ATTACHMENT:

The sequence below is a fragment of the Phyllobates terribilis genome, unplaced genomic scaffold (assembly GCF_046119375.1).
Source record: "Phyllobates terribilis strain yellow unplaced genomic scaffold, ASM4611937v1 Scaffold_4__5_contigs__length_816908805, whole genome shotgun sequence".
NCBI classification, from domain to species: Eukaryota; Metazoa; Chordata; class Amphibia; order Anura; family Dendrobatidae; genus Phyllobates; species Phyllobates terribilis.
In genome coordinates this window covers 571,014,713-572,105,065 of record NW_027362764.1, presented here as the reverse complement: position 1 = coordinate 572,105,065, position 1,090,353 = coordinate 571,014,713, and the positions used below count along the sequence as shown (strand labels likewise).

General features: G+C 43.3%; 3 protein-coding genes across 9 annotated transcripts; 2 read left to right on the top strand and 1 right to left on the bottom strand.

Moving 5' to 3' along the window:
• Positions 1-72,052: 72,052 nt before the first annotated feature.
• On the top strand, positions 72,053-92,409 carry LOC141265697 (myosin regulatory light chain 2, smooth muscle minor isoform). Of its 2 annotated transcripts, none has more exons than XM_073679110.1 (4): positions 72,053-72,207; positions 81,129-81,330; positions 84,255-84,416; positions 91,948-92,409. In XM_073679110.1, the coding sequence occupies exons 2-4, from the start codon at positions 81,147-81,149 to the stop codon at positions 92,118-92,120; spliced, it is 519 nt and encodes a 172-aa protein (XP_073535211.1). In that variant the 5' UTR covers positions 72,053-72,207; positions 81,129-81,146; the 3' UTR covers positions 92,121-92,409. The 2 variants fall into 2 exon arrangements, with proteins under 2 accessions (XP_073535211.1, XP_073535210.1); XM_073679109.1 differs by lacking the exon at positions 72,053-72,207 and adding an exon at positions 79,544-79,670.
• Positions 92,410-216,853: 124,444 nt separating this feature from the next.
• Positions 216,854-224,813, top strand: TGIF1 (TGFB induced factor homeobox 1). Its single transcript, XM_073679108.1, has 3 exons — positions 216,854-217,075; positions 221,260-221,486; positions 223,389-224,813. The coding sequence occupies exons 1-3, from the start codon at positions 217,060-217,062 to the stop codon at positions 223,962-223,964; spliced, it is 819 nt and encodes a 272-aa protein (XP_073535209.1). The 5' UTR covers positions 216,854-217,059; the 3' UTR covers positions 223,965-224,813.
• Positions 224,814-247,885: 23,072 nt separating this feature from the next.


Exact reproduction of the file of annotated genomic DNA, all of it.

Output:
The sequence below is a fragment of the Phyllobates terribilis genome, unplaced genomic scaffold (assembly GCF_046119375.1).
Source record: "Phyllobates terribilis strain yellow unplaced genomic scaffold, ASM4611937v1 Scaffold_4__5_contigs__length_816908805, whole genome shotgun sequence".
NCBI classification, from domain to species: Eukaryota; Metazoa; Chordata; class Amphibia; order Anura; family Dendrobatidae; genus Phyllobates; species Phyllobates terribilis.
In genome coordinates this window covers 571,014,713-572,105,065 of record NW_027362764.1, presented here as the reverse complement: position 1 = coordinate 572,105,065, position 1,090,353 = coordinate 571,014,713, and the positions used below count along the sequence as shown (strand labels likewise).

General features: G+C 43.3%; 3 protein-coding genes across 9 annotated transcripts; 2 read left to right on the top strand and 1 right to left on the bottom strand.

Moving 5' to 3' along the window:
• Positions 1-72,052: 72,052 nt before the first annotated feature.
• On the top strand, positions 72,053-92,409 carry LOC141265697 (myosin regulatory light chain 2, smooth muscle minor isoform). Of its 2 annotated transcripts, none has more exons than XM_073679110.1 (4): positions 72,053-72,207; positions 81,129-81,330; positions 84,255-84,416; positions 91,948-92,409. In XM_073679110.1, the coding sequence occupies exons 2-4, from the start codon at positions 81,147-81,149 to the stop codon at positions 92,118-92,120; spliced, it is 519 nt and encodes a 172-aa protein (XP_073535211.1). In that variant the 5' UTR covers positions 72,053-72,207; positions 81,129-81,146; the 3' UTR covers positions 92,121-92,409. The 2 variants fall into 2 exon arrangements, with proteins under 2 accessions (XP_073535211.1, XP_073535210.1); XM_073679109.1 differs by lacking the exon at positions 72,053-72,207 and adding an exon at positions 79,544-79,670.
• Positions 92,410-216,853: 124,444 nt separating this feature from the next.
• Positions 216,854-224,813, top strand: TGIF1 (TGFB induced factor homeobox 1). Its single transcript, XM_073679108.1, has 3 exons — positions 216,854-217,075; positions 221,260-221,486; positions 223,389-224,813. The coding sequence occupies exons 1-3, from the start codon at positions 217,060-217,062 to the stop codon at positions 223,962-223,964; spliced, it is 819 nt and encodes a 272-aa protein (XP_073535209.1). The 5' UTR covers positions 216,854-217,059; the 3' UTR covers positions 223,965-224,813.
• Positions 224,814-247,885: 23,072 nt separating this feature from the next.